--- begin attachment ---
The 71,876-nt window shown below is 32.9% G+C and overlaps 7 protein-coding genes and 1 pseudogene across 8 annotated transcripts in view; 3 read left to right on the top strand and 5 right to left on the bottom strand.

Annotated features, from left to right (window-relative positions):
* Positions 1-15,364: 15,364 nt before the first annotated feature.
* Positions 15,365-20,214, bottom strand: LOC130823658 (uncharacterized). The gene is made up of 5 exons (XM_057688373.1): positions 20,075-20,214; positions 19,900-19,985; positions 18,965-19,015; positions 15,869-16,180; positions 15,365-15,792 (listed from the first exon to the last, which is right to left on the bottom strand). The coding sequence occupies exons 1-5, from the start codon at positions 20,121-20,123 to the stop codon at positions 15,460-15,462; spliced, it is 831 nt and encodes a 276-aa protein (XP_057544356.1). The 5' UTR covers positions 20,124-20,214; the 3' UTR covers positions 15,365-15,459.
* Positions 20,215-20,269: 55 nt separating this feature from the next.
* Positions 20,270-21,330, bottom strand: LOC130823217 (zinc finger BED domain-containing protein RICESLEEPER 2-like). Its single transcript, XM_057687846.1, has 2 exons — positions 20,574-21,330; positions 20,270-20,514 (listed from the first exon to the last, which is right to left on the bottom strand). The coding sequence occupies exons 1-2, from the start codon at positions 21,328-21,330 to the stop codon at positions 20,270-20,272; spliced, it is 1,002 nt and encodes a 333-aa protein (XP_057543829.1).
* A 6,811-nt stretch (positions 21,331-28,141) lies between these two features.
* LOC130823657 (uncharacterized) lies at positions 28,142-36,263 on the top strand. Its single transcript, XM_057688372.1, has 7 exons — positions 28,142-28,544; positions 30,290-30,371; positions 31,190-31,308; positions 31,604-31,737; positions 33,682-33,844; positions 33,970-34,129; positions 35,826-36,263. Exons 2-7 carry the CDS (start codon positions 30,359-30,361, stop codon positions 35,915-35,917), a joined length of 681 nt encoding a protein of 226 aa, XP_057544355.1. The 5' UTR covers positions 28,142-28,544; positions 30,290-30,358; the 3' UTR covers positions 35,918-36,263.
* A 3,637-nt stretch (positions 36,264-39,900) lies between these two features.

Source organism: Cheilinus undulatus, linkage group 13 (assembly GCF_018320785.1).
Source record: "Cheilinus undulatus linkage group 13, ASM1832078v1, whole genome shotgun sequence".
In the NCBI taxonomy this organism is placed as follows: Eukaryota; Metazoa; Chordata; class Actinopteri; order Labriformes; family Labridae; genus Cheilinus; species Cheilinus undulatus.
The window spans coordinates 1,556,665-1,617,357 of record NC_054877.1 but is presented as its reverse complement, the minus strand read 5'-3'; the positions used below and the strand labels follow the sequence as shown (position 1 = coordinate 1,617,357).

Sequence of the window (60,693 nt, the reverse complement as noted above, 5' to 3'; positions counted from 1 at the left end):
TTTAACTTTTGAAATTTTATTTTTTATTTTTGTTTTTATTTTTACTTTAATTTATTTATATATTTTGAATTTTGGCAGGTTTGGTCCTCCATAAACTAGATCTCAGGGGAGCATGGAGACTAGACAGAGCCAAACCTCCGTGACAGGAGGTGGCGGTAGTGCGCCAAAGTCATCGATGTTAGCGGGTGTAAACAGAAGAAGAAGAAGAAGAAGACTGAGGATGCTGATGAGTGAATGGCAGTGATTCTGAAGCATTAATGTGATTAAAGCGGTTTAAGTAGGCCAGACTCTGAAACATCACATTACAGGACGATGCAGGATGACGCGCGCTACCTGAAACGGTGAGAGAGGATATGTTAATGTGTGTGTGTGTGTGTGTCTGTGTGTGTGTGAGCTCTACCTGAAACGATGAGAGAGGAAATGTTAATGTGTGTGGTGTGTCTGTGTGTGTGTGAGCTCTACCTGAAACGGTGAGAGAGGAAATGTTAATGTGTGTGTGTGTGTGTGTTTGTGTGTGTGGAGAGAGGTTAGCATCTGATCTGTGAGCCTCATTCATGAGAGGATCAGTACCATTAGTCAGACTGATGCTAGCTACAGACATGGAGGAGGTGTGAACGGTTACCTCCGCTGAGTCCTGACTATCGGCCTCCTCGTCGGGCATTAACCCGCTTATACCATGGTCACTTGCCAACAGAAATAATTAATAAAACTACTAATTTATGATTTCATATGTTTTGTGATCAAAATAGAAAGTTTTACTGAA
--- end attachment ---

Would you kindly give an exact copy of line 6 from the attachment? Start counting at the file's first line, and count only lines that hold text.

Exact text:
* Positions 20,270-21,330, bottom strand: LOC130823217 (zinc finger BED domain-containing protein RICESLEEPER 2-like). Its single transcript, XM_057687846.1, has 2 exons — positions 20,574-21,330; positions 20,270-20,514 (listed from the first exon to the last, which is right to left on the bottom strand). The coding sequence occupies exons 1-2, from the start codon at positions 21,328-21,330 to the stop codon at positions 20,270-20,272; spliced, it is 1,002 nt and encodes a 333-aa protein (XP_057543829.1).